As I grew up I still loved my candy bars and ice cream. I would beg, borrow or even steal to get my candy. Once when I was messing around at the dump I found some change among the trash. I kept looking until the dimes, nickels and pennies added up to a whopping thirty cents. I had me a feast of candy that day.

    When I first started working for my uncle I went to the store with his family and I bought several candy bars. My aunt got a little perturbed at me for eating all of them before dinner. She gave me her opinion of that in short order. She said that I should buy fruit from now on. Not so much candy. I tried that for a while. It wasn’t as good so I went back to candy. This time I rationed it out some. We lived too far from the store and she wouldn’t buy very much for me.

    My aunt made the best chocolate cake. Before I headed out to the barn to do the milking each day I just had to take some cake. I always cut a sliver the full length of the pan so she wouldn’t know. If she did know, she never let on.

    As a teenager before I went to work on the farm, I was getting those nasty zits on my face. The doctor told me to lay off the chocolate and the sweets. I did for a while but gradually went back to eating it.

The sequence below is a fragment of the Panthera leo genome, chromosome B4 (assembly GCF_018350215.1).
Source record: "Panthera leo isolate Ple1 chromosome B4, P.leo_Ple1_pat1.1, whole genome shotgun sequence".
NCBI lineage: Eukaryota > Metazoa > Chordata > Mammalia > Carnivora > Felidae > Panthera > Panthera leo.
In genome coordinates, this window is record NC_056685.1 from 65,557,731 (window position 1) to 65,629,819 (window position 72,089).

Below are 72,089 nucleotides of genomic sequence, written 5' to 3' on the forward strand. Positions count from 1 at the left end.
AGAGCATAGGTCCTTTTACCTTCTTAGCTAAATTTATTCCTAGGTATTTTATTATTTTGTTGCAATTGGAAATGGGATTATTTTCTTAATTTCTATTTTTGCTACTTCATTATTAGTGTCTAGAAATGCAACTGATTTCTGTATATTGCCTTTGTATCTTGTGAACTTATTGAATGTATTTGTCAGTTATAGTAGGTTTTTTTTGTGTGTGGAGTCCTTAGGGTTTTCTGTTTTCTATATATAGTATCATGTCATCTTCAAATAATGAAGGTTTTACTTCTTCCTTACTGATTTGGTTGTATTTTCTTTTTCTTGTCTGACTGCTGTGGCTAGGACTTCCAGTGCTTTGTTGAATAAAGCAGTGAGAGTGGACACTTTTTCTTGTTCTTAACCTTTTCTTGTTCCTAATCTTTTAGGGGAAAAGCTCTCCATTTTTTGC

Several years later, when my grandchildren came along, I had a dresser drawer full of all kinds of candy and nuts. They knew where it was, but only got it when I gave it to them. Their mom was a stinker and wouldn’t let me give them all they wanted.

    That was really a good thing because I can’t eat that much anymore. I am now a diabetic. I have to watch how much candy I eat. I have to prick my finger every now and then to check my blood sugar and see if I have to increase the pills that the doctor gave me.

    If there is a youngster reading this, or his folks read it, know that when you get older you don’t want diabetes. Then you will still be able to eat the treats. Go easy on the goodies, okay?